Protoporphyrin IX fluorescence photobleaching is a useful tool to predict the response of rat ovarian cancer following hexaminolevulinate photodynamic therapy.

Department of Gynecology and Obstetrics, Lille University Hospital, Lille, France.
Lasers in Surgery and Medicine (Impact Factor: 2.46). 06/2008; 40(5):332-41. DOI: 10.1002/lsm.20629
Source: PubMed

ABSTRACT Accurate dosimetry was shown to be critical to achieve effective photodynamic therapy (PDT). This study aimed to assess the reliability of in vivo protoporphyrin IX (PpIX) fluorescence photobleaching as a predictive tool of the hexaminolevulinate PDT (HAL-PDT) response in a rat model of advanced ovarian cancer.
Intraperitoneal 10(6) NuTu 19 cells were injected in 26 female rats Fisher 344. Peritoneal carcinomatosis was obtained 26 days post-tumor induction. Four hours post-intraperitoneal HAL (Photocure ASA, Oslo, Norway) injection, a laparoscopic procedure (D-light AutoFluorescence system, Karl Storz endoscope, Tuttlingen, Germany) and a fluorescence examination were made for 22 rats. The first group (LASER group, n=26) was illuminated with laser light using a 532 nm KTP laser (Laser Quantum, Stockport, UK) on 1 cm(2) surface at 45 J/cm(2). The second group (NO LASER group, n=26) served as controls. Biopsies were taken 24 hours after PDT. Semi-quantitative histology was performed and necrosis value was determined: 0--no necrosis to 4--full necrosis. Fluorescence was monitored before and after illumination on complete responders (NV=3-4; n=20) and non-responders (NV=0-2; n=6).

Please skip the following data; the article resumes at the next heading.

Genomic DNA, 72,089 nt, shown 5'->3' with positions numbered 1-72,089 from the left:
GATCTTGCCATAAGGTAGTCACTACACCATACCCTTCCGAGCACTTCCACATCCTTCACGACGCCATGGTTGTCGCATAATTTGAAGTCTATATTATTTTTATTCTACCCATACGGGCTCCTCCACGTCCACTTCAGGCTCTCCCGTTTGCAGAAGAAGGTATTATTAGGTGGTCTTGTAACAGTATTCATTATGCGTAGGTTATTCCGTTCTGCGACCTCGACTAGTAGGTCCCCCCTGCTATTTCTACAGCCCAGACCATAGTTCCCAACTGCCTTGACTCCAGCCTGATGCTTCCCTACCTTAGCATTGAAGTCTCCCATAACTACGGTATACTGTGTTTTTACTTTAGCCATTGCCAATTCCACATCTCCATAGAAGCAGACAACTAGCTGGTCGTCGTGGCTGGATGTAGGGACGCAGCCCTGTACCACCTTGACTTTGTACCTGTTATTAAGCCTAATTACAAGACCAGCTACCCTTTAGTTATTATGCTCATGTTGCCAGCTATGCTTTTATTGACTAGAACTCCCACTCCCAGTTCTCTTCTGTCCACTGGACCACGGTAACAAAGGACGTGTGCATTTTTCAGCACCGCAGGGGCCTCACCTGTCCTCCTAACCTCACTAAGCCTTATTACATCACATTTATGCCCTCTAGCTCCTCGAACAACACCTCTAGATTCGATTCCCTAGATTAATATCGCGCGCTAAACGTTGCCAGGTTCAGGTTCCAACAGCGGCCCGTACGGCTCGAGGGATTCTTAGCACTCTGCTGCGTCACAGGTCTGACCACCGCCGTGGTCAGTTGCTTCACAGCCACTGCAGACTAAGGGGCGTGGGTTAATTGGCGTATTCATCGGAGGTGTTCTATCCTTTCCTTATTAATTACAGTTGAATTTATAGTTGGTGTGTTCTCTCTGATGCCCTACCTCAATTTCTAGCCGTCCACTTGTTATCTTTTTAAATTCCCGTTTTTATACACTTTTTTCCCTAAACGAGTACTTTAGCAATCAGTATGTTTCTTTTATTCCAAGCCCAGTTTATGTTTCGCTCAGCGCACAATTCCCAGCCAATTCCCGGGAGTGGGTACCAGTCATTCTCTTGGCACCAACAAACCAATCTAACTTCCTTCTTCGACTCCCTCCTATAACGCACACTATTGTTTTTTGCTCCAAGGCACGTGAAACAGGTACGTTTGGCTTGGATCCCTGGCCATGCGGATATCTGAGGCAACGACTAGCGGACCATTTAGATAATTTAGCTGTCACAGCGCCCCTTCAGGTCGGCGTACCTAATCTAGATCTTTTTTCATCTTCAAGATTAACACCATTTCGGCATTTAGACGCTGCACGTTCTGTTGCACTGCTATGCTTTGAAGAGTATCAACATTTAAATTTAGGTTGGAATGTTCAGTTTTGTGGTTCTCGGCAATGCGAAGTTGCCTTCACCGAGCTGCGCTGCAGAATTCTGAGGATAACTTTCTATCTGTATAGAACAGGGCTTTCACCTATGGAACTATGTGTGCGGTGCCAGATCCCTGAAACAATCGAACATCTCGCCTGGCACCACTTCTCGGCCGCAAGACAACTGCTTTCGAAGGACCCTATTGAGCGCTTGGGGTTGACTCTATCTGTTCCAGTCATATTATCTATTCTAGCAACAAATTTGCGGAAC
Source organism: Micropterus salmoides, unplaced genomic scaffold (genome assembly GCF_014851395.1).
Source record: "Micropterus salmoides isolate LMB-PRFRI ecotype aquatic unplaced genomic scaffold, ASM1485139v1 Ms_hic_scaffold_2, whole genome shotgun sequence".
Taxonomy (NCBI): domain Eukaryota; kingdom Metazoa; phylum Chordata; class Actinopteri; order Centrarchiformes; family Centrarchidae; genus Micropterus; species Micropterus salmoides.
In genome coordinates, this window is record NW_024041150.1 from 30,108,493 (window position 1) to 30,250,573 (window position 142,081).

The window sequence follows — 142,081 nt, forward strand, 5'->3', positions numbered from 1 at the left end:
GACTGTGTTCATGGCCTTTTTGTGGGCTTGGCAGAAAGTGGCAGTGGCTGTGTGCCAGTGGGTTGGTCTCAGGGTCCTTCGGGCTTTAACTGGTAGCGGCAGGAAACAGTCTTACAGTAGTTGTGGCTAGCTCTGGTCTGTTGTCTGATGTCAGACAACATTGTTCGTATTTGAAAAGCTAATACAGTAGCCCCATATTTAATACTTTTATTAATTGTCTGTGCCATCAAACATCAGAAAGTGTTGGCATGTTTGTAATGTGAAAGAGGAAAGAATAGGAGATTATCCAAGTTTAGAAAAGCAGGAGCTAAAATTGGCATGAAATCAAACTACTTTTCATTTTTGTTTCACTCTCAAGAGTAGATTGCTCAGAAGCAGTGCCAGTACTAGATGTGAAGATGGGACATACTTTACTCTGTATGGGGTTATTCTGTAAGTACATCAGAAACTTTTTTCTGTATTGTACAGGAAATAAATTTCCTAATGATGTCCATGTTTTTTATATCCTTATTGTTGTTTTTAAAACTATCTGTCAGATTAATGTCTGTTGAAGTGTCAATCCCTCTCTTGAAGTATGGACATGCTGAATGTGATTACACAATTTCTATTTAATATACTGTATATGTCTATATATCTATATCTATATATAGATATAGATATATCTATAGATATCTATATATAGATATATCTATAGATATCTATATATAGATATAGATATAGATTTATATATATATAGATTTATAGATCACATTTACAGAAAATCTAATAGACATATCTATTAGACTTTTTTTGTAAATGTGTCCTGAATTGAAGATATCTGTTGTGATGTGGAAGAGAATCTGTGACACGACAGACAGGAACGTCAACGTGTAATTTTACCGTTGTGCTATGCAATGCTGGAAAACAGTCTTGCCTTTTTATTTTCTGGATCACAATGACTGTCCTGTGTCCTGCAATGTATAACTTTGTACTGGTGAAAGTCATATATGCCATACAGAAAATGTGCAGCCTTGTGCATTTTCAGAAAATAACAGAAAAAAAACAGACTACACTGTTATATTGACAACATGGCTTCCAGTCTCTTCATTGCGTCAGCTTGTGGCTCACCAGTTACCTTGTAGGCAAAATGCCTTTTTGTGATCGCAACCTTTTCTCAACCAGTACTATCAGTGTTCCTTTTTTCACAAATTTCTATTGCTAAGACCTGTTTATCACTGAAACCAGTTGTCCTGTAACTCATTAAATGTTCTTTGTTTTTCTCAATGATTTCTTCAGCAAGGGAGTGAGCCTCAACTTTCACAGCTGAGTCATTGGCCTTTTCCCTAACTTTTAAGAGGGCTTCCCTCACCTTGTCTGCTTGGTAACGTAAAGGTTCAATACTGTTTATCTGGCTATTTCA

High PpIX photobleaching corresponded with complete responders whereas low photobleaching corresponded with non-responders (P<0.05). A direct linear correlation was shown between photobleaching and necrosis (R(2)=0.89).
In vivo PpIX fluorescence photobleaching is useful to predict the tissue response to HAL-PDT.

  • Source
    [Show abstract] [Hide abstract]
    ABSTRACT: This study aimed to compare the inhibitory effects of photosensitizers loaded in hollow silica nanoparticles and conventional photosensitizers on HepG2 human hepatoma cell proliferation and determine the underlying mechanisms. Photosensitizers (conventional Photosan-II or nanoscale Photosan-II) were administered to in vitro cultured HepG2 hepatoma cells and treated by photodynamic therapy (PDT) with various levels of light exposure. To assess photosensitizers' effects, cell viability was determined by 3-(4, 5-dimethylthiazol-2-yl)-2,5-diphenyltetrazolium bromide (MTT) assay. In addition, apoptotic and necrotic cells were measured by flow cytometry and the expression of caspase-3 and caspase-9 evaluated by western blot. Finally, the in vivo effects of nanoscale and conventional photosensitizers on liver cancer were assessed in nude mice. Nanoscale Photosan-II significantly inhibited hepatoma cell viability in a concentration-dependent manner and this effect was more pronounced with high laser doses. Moreover, nanoscale photosensitizers performed better than the conventional ones under the same experimental conditions (p < 0.05). Flow cytometry data demonstrated that laser-induced cell death was markedly increased after treatment with nanoscale Photosan-II in comparison with free Photosan-II (p < 0.05). Activated caspase-3 and caspase-9 levels were significantly higher in cells treated with Photosan-II loaded in silica nanoparticles than free Photosan-II (p < 0.05). Accordingly, treatment with nanoscale photosensitizers resulted in improved outcomes (tumor volume) in a mouse model of liver cancer, in comparison with conventional photosensitizers. Hollow silica nanoparticles containing photosensitizer more efficiently inhibited hepatoma cells than photosensitizer alone, through induction of apoptosis, both in vivo and in vitro.